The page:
The Supreme Court has held that the disclosure of the identity of a confidential informant is necessary were it "is relevant and helpful to the defense of an accused...." Rovaiaro v. United States, 353 U.S. 53, 60-61 (1957). The following factors are relevant when deciding whether to identify a confidential informant: (1) the crime involved; (2) the possible defenses available to the defendant; and (3) the significance of the informant's testimony. Id. at 62. Mere speculation that the informant's testimony would be helpful is insufficient to compel disclosure. United States v. Sanchez, 908 F.2d 1443, 1451 (9th Cir.1990).


Gamble argues that identifying the informant would allow him to determine if the police received information from an informant or if an informant even existed. The informant, however, was not involved in the drug transaction for which Gamble was convicted; identifying the informant was therefore unnecessary. United States v. Anderson, 509 F.2d 724, 728 (9th Cir.1975) (disclosure unnecessary where informant not party to criminal transaction), cert. denied, 420 U.S. 910 (1975); see also United States v. Jaramillo-Suarez, 950 F.2d 1378, 1387 (9th Cir.1991) (disclosure unnecessary where informant was not witness to critical event of charges); United States v. Sai Keung Wong, 886 F.2d 252, 256 (9th Cir.1989) (relevance and helpfulness of informant to defense "will often depend on the degree of involvement by the informant in the charged crime") (citations omitted).2


D. Improper Closing Argument.


Gamble contends that he was deprived of a fair trial because the prosecutor made improper remarks in his closing argument.


The proper inquiry when reviewing a prosecutor's comments during closing arguments is "whether allegedly improper behavior, considered in the context of the entire trial, including the conduct of the defense counsel, affected the jury's ability to judge the evidence fairly." United States v. Endicott, 803 F.2d 506, 513 (9th Cir.1986) (citations omitted).


The prosecutor stated in closing arguments, "We have a war against controlled substance[s].... [We] cannot continue to lose this war. And I ask you to find the defendant guilty." This comment was not so prejudicial that it denied Gamble a fair trial or affected the jury's ability to evaluate the evidence fairly. The reference to the "war against controlled substance[s]" falls within the bounds of permissible closing argument. See Id. at 513 ("[c]ounsel may be allowed some latitude in illustrating their arguments by reference to notorious or historical events without ... commit[ting] irreparable prejudice").


E. Outrageous Police Conduct.


Gamble contends that the police engaged in outrageous conduct by following unreliable procedures for their "buy money." This is evidenced, Gamble contends, by the officers' inability to recall the denominations of the "buy money." Gamble also argues that he should not have been the target of a police investigation.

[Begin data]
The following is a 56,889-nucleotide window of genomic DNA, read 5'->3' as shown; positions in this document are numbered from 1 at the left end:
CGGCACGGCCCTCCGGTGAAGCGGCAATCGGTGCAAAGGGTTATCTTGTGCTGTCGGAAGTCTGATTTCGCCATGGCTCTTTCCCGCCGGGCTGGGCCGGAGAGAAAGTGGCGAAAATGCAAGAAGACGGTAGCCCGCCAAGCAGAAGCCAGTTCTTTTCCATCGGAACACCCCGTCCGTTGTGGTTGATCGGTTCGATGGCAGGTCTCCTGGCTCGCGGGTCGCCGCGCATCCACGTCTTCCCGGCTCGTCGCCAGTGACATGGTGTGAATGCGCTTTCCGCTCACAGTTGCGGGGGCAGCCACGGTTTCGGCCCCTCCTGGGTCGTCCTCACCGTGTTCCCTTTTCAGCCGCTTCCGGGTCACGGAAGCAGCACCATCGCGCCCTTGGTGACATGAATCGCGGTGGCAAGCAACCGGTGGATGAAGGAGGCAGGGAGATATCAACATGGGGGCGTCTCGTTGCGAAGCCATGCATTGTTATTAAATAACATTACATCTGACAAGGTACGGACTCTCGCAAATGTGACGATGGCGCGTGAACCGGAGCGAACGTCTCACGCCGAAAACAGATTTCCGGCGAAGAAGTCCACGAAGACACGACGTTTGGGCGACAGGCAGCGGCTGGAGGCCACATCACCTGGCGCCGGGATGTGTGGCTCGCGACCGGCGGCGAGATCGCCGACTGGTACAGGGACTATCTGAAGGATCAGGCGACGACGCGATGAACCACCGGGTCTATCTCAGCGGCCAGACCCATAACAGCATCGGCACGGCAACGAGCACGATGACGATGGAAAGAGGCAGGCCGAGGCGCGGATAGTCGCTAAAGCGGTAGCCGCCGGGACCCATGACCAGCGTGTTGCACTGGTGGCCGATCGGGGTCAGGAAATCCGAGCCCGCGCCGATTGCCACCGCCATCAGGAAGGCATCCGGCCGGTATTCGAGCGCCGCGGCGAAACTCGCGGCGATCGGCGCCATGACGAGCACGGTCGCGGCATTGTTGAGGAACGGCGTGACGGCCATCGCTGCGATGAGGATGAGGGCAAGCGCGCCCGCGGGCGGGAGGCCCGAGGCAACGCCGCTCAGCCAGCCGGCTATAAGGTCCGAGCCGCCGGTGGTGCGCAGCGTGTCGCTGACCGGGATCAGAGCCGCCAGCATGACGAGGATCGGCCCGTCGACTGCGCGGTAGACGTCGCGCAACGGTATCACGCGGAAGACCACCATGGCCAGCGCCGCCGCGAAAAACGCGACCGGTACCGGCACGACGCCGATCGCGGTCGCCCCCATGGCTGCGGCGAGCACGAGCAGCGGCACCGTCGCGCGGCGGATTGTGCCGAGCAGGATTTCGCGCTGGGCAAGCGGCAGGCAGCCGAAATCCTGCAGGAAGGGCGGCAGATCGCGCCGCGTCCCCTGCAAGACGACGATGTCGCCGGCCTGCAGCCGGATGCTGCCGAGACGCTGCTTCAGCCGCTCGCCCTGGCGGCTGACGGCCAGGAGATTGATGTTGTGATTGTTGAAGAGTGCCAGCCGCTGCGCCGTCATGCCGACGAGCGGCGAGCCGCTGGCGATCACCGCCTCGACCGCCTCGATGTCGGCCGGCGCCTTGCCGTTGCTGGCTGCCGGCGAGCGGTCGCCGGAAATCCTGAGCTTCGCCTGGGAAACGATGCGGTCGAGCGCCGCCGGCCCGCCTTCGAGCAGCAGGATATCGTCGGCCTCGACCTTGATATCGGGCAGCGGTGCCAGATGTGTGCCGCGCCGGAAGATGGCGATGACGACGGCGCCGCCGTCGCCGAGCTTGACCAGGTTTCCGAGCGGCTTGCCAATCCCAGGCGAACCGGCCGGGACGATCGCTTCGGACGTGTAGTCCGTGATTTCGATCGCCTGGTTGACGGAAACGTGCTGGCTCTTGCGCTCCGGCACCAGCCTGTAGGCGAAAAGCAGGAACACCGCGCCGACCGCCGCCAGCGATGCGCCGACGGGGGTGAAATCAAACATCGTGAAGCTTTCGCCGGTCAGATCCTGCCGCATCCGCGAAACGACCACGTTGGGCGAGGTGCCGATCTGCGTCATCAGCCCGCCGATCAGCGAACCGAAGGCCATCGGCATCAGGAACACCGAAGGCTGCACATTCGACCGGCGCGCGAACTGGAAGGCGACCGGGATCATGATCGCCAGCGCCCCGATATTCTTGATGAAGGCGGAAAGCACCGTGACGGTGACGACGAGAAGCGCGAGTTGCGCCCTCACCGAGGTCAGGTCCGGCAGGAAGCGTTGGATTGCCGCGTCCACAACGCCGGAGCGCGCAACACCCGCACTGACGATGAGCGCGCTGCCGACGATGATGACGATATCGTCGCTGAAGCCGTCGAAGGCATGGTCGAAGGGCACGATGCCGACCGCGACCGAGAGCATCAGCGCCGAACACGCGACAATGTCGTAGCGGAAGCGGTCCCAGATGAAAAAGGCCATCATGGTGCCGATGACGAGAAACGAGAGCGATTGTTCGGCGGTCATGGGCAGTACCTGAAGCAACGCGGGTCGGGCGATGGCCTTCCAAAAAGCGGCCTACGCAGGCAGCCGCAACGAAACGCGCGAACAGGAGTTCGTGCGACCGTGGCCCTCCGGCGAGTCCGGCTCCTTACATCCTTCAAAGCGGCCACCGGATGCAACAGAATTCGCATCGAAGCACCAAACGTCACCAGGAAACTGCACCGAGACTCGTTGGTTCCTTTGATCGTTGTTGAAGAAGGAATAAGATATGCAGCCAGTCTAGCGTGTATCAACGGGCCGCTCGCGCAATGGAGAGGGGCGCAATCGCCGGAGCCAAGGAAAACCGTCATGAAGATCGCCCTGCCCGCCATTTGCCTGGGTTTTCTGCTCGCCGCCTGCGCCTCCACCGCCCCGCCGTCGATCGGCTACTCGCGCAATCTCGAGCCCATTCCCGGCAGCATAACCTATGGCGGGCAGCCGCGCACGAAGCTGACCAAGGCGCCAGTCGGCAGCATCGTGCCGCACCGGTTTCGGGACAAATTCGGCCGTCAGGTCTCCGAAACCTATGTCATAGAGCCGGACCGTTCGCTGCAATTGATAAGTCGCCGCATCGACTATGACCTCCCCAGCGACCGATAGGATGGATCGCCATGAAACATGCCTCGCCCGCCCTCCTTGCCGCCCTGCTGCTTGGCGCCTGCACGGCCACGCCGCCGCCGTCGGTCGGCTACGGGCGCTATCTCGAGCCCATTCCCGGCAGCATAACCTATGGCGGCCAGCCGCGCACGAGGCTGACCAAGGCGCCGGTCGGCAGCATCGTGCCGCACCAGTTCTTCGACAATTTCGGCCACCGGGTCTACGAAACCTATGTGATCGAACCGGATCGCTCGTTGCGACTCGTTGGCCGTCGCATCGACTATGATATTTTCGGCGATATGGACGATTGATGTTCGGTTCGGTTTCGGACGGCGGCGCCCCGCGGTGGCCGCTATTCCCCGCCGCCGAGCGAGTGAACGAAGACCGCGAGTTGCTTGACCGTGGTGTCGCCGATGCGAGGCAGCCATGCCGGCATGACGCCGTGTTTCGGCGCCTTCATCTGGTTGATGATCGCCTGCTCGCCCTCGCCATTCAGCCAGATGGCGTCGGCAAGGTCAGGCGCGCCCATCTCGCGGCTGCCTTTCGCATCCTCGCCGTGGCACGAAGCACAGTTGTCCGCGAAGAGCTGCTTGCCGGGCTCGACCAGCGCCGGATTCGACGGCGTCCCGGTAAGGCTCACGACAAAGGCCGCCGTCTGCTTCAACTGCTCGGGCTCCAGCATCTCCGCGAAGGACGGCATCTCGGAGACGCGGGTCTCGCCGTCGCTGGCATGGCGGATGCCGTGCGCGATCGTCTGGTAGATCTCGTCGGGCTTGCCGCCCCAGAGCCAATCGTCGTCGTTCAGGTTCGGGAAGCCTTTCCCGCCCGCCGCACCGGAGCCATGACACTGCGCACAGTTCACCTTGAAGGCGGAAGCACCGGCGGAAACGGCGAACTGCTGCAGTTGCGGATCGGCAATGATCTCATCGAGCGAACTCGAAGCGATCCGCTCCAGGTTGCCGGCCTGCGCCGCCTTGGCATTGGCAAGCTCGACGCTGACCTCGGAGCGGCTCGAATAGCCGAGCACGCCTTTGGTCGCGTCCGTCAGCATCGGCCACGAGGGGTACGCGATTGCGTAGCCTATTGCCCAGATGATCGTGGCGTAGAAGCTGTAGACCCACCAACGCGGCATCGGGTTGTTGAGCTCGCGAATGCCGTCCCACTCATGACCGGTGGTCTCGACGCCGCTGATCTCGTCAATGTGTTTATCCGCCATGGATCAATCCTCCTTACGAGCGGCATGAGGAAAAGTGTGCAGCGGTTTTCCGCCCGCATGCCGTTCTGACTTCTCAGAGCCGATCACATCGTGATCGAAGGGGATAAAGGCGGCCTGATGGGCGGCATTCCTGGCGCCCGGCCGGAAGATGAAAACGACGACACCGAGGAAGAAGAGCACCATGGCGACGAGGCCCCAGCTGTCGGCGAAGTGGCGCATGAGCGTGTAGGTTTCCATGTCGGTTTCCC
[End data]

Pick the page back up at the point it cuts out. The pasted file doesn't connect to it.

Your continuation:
"Only extreme [law enforcement] misconduct constitutes a due process violation." United States v. Ramirez, 710 F.2d 535, 541 (9th Cir.1983). Law enforcement activity is constitutionally infirm when it shocks the conscience or violates one's universal sense of justice. Id. at 539.


In Gamble's case, the police officers who investigated and arrested him did not engage in outrageous conduct. The officers conducted a legitimate undercover operation in order to arrest Gamble. The officers received a tip from an informant that Gamble was a cocaine dealer. The use of "buy money" to purchase controlled substances is a legitimate means to apprehend a criminal suspect. See Id. at 541 (undercover agents "may use artifice and strategem [sic] to ferret out criminal activity"); see also United States v. Simpson, 813 F.2d 1462 (9th Cir.1987), cert. denied, 484 U.S. 898 (1987). In these circumstances, the police officers' conduct did not "shock the conscience" or violate one's "universal sense of justice," and thus Gamble was not denied due process.




The panel finds this case appropriate for submission without argument pursuant to 9th Cir.R. 34-4 and Fed.R.App.P. 34(a)


This disposition is not appropriate for publication and may not be cited to or by the courts of this circuit except as provided by 9th Cir.R. 36-3


The trial court also discussed with Gamble his age and education; the charge against him; possible defenses; jury selection; the potential sentence he faced if convicted; his previous court experience; whether his decision to represent himself was carefully thought out; and his right to testify if he so chose


This Circut generally requires that the trial should conduct an in camera hearing to determine if the informant's testimony would be helpful to the defense. United States v. Rawlinson, 487 F.2d 5, 7 (9th Cir.1973), cert. denied, 415 U.S. 984 (1974). The trial court has the discretion, however, to hold such a hearing. United States v. Fixen, 780 F.2d 1434, 1440 (9th Cir.1990); United Sttes v. Johnson, 886 F.2d 1120, 1122 (9th Cir.1989), cert. denied, 110 S.Ct. 1830 (1990). We cannot say that the state trial court abused its discretion in declining to conduct an in camera hearing